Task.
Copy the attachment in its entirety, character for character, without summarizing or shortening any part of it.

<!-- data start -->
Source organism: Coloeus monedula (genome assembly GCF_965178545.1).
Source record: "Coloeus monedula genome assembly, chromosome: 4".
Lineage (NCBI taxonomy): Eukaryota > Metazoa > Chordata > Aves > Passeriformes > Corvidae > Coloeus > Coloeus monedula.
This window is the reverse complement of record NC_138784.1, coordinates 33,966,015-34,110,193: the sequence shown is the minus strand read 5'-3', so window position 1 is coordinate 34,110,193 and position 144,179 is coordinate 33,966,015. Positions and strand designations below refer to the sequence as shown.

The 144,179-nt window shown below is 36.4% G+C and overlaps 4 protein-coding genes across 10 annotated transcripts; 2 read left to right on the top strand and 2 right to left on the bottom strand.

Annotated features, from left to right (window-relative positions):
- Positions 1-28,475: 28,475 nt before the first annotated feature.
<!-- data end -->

Source organism: Coloeus monedula (genome assembly GCF_965178545.1).
Source record: "Coloeus monedula genome assembly, chromosome: 4".
Lineage (NCBI taxonomy): Eukaryota > Metazoa > Chordata > Aves > Passeriformes > Corvidae > Coloeus > Coloeus monedula.
This window is the reverse complement of record NC_138784.1, coordinates 33,966,015-34,110,193: the sequence shown is the minus strand read 5'-3', so window position 1 is coordinate 34,110,193 and position 144,179 is coordinate 33,966,015. Positions and strand designations below refer to the sequence as shown.

The 144,179-nt window shown below is 36.4% G+C and overlaps 4 protein-coding genes across 10 annotated transcripts; 2 read left to right on the top strand and 2 right to left on the bottom strand.

Annotated features, from left to right (window-relative positions):
- Positions 1-28,475: 28,475 nt before the first annotated feature.